First Impressions Of AHA Scientific Sessions In The Eyes Of A Stroke Neurologist

The 2016 AHA Scientific Sessions, the premiere venue for cardiovascular and stroke science, has finally begun. As a first-time attendee of the AHA sessions, I’m impressed by the diversity of learning opportunities available to me. Even if I’m not a cardiovascular specialist, I can still glean useful knowledge that helps me with my daily clinical practice. After-all, cardiovascular and cerebrovascular diseases are intimately connected.

 

The Early Career Programming got me started on a fantastic first day. What a great way to open the session by engaging young investigators and clinicians in so many ways, from short didactic sessions to panel discussions on career options. The morning didactic sessions on vascular disease were particularly interesting. As a stroke professional, I have had limited exposure to topics such as pulmonary embolism, venous thromboembolisms, and peripheral vascular disease. I learned valuable knowledge about the latest evidence-based approach in treating these conditions as well as resources useful to me in everyday practice. One of these resources, http://www.anticoagulationtoolkit.org/ was presented in the very informative lecture on how to manage NOACs (novel oral anticoagulants) in the periprocedural setting. NOAC use is increasing in the primary or secondary prevention of stroke due to non-valvular Atrial Fibrillation. All stroke neurologists prescribing these medications should be familiar with all aspects of management from when to stop/start perioperatively to potential drug-drug interactions.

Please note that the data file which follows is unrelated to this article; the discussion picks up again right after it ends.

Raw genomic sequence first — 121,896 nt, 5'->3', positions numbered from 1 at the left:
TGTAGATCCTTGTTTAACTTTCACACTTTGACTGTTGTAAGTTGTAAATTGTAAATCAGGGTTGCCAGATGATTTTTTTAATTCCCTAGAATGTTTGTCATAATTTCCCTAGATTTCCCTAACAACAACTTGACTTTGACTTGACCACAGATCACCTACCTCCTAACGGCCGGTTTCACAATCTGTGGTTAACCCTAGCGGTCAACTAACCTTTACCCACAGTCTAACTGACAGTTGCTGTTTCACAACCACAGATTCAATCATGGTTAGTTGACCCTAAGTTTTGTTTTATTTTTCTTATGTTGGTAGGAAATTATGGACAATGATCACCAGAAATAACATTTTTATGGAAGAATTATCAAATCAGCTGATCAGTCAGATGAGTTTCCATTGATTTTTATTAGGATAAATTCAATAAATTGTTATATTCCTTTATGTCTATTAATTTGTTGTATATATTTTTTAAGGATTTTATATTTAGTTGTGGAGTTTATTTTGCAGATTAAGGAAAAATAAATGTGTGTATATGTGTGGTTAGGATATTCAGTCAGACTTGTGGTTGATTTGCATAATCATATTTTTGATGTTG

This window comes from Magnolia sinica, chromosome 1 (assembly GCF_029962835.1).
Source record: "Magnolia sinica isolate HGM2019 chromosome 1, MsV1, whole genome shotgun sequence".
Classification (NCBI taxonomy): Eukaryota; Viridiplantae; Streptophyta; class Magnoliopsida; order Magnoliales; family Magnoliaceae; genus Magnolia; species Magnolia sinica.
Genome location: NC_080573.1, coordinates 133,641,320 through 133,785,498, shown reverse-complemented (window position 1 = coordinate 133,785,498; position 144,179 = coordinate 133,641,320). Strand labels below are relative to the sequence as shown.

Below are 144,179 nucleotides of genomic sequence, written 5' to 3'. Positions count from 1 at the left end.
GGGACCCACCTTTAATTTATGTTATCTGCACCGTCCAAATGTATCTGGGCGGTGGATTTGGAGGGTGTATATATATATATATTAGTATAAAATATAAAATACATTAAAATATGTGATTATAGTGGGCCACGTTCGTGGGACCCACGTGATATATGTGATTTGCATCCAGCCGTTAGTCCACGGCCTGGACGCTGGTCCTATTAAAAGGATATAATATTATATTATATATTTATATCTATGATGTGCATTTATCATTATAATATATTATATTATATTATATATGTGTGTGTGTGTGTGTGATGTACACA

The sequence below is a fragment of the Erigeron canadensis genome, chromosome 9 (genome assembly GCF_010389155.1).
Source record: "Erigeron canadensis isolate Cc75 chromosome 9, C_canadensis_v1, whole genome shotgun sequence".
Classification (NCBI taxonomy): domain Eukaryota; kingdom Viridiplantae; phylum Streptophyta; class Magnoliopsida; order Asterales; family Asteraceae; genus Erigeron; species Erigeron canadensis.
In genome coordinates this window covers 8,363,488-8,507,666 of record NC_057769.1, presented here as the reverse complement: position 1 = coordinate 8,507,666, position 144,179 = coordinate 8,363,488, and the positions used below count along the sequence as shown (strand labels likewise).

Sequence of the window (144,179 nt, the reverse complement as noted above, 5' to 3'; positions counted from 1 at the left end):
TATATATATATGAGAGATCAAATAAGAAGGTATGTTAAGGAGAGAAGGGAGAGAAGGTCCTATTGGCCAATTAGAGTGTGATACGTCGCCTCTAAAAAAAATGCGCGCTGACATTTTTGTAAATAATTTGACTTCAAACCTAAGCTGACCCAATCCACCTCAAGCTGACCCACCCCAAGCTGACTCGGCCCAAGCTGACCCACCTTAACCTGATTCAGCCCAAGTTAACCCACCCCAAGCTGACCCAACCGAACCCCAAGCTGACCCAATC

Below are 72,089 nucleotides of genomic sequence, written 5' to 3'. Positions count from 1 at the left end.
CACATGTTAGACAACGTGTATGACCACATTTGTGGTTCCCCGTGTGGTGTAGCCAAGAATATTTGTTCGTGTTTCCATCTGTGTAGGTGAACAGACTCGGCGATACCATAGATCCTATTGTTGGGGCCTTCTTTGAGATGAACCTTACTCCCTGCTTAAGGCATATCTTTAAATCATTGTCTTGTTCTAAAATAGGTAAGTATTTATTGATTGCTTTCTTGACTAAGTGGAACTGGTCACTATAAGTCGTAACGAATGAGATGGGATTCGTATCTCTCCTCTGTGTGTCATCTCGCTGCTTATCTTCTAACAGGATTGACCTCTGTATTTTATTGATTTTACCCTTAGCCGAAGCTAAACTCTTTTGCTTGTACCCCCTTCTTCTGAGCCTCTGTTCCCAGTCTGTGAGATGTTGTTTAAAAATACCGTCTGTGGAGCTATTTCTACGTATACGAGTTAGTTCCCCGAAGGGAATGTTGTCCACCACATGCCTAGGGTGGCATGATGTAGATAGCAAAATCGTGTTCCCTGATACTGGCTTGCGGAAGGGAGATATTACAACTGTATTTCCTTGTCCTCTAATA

At the end of this productive day, I can’t wait to start the second day packed with even more learning opportunities! The Science & Technology Hall Simulation Zone sounds particularly interesting. It has several exciting exhibits featuring: 1) Body Interact, a screen-based 3-D immersive training platform; 2) Mechanical Circulatory Support, a hands-on model to observe hemodynamic conditions such as heart failure and shock; and 3) Vimedix, a brand-new training platform with 3-D augmented reality display of anatomy and pathology in echocardiography. With so many engaging ways of interactive learning and networking opportunities, I guaranteed you will always be able to find something suitable for your interests and needs.

 


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Jiaying Zhang, MD
Instructor of Neurology - Cerebrovascular Division
Johns Hopkins School of Medicine, Baltimore, Md. 


Dr. Jayne Zhang is an Instructor of Neurology in the Department of Neurology at Johns Hopkins School of Medicine. Her interests include quality improvement in inpatient neurologic care and stroke education.
Posted by Jiaying Zhang on Nov 12, 2016 9:14 PM America/Chicago